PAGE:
More pupils have been given offers from their desired secondary schools through the expanded Direct School Admission (DSA) scheme, which recognises talent beyond doing well in examinations.
This year, 3,000 pupils were successful in the DSA exercise, up from 2,500 last year, after a change that saw secondary schools being able to take in more students via the scheme and refining their selection practices to better recognise their potential.
The Ministry of Education (MOE) said that more than 90 per cent of secondary schools, or over 120 of them, offer the DSA.
The MOE said schools have come up with methods to identify the talents and potential of pupils, rather than just looking at portfolios and achievements in competitions. It encourages schools to invite all applicants down for trials at least once to have a gauge of their potential and general abilities.
From next year, pupils can apply for DSA through a centralised portal instead of applying to individual schools. Application will also be free, to encourage more pupils from different backgrounds to apply.
The changes come amid growing concern that children from more affluent families have the resources to be groomed to enter top schools via DSA, through sports coaching, music classes or interview preparation.
The scheme has also been criticised for becoming a route for academically bright pupils to reserve places in the popular Integrated Programme (IP) schools - whose students bypass the O levels - before sitting the Primary School Leaving Examination.
In this year's DSA exercise, IP schools accounted for 30 per cent of 3,800 confirmed offers, down from 40 per cent of 3,200 last year. A pupil can receive more than one offer. About one-third of students were admitted on the basis of academic talent last year, while the rest were through non-academic areas.
Speaking to reporters on the sidelines of a conference yesterday, Second Minister for Education Indranee Rajah said the online portal will benefit disadvantaged families by simplifying the process. She acknowledged that parents with more resources are more aware of the DSA.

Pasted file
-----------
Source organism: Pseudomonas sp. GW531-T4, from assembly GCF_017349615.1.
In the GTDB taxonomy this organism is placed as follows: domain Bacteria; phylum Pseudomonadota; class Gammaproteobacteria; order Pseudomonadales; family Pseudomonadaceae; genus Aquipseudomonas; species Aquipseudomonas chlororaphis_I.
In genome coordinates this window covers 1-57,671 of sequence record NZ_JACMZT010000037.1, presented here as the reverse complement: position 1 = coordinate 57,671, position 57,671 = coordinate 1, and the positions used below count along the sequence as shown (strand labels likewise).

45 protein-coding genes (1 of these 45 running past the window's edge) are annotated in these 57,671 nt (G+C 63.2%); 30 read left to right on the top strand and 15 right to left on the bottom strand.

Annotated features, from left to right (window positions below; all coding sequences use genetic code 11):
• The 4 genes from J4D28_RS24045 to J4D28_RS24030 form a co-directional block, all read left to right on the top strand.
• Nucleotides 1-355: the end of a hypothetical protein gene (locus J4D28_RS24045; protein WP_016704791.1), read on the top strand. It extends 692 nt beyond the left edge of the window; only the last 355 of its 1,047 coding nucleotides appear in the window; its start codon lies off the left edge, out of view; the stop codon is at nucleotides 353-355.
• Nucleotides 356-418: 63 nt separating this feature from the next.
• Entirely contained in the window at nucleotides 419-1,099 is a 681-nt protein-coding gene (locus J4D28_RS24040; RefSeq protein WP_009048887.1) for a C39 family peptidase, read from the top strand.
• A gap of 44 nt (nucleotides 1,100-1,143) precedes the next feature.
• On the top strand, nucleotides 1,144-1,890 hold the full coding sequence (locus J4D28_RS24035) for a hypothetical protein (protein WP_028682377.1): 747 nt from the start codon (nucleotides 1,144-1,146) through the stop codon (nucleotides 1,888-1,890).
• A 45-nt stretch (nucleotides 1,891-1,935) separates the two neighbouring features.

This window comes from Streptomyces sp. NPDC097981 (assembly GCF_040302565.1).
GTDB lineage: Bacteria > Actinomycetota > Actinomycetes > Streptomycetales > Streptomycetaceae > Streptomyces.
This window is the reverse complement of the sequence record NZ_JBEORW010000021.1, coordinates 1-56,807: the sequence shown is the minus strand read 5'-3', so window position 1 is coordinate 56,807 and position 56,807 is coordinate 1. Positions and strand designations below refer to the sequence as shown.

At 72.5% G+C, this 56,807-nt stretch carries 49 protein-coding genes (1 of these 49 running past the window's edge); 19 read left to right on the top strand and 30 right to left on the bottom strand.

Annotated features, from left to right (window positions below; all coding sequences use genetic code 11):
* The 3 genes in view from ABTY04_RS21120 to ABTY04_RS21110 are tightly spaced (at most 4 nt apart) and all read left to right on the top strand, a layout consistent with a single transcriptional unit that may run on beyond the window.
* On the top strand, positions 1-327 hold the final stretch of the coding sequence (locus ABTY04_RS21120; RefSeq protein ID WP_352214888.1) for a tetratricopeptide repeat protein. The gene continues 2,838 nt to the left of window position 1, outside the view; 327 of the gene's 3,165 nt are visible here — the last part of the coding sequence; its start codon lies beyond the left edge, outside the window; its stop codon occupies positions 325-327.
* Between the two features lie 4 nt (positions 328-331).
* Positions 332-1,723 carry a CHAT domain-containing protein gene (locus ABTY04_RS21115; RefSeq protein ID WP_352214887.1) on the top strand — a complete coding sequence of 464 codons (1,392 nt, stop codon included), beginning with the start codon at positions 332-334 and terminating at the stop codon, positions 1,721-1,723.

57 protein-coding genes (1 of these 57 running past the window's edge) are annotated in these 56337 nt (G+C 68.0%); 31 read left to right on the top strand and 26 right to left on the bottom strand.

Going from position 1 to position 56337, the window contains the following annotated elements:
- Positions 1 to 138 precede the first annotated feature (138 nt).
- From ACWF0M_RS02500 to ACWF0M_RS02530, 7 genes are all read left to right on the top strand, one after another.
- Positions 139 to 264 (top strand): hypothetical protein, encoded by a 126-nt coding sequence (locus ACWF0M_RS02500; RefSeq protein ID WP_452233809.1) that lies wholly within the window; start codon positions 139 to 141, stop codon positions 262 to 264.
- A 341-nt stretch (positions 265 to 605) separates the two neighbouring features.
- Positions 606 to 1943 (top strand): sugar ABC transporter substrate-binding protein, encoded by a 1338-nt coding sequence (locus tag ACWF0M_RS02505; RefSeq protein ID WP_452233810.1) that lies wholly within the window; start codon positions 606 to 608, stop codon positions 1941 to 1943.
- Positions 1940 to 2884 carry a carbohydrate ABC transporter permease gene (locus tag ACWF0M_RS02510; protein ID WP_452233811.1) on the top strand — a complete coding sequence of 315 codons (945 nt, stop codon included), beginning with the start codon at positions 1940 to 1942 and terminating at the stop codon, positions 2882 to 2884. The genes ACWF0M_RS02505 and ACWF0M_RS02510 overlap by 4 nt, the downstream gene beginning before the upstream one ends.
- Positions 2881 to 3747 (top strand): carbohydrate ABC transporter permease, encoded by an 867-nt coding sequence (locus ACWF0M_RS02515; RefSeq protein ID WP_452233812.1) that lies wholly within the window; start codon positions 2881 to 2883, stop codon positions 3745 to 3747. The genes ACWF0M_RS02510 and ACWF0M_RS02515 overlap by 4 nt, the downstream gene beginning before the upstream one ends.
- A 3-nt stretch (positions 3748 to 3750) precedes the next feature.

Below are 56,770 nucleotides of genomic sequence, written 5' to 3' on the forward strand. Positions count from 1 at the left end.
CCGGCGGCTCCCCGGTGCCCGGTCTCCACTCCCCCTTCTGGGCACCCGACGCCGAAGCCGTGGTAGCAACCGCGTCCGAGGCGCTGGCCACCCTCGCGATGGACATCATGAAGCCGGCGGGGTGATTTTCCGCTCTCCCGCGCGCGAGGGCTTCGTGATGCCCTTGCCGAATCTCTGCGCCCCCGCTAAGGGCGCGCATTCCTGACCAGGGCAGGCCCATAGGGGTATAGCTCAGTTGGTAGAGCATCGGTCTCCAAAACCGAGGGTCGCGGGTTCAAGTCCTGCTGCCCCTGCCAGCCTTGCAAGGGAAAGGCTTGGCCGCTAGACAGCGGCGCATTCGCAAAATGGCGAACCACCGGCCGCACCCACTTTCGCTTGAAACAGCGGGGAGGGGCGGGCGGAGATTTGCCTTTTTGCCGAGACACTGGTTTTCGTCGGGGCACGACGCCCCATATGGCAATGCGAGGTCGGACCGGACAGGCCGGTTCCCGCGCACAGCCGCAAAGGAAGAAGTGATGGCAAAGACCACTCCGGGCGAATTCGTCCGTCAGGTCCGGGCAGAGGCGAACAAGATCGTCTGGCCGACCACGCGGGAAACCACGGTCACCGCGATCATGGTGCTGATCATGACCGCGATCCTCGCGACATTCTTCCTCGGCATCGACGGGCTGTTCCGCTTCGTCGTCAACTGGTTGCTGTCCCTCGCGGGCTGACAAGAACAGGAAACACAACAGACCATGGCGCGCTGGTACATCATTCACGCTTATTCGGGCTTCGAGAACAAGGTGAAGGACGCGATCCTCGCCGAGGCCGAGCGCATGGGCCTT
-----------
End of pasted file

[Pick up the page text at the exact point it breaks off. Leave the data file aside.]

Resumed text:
"Those who come from disadvantaged backgrounds, generally speaking, may not be as well informed about some of the choices and opportunities available," she said. "So what we're really trying to do is close the gap, and to make sure that those less well resourced and less advantaged still have the opportunity to apply, and make it an available platform."
Each pupil will be allowed to apply to up to three schools. They can use up to two choices to apply to two different talent areas from the same school. Based on past data, more than 90 per cent of pupils apply to three schools or fewer.
Some schools, like St Joseph's Institution, have scrapped the academic component of the DSA, on top of removing the General Ability Test, so that it focuses on other talents.
A spokesman for Raffles Institution (RI) said that it is looking at offering character and leadership as a new DSA category next year .
"RI offers talented students the opportunity to join the school regardless of their background," she said, adding that its DSA students come in via a range of areas, from academic subjects to music to sports.
Education observers said the changes may encourage more pupils, especially those from less affluent backgrounds, to try for DSA places. National University of Singapore economics lecturer Kelvin Seah said: "The hurdle is now lower for these pupils since the focus will be on demonstrating their talents and strengths through selection-based exercises such as creative tasks and scenario-based experiments, rather than how well they perform on general ability tests."
National Institute of Education Associate Professor Jason Tan said emphasising potential and making the application process more accessible will help "break down the socio-economic status barriers in student participation in the DSA".
He said the challenge is to let parents from lower-income backgrounds know about the benefits of taking part in the DSA as opposed to going through regular school posting. "The onus rests on the shoulders of primary school teachers and principals to get the word out, and help parents identify potential in their children and make well-informed school choices."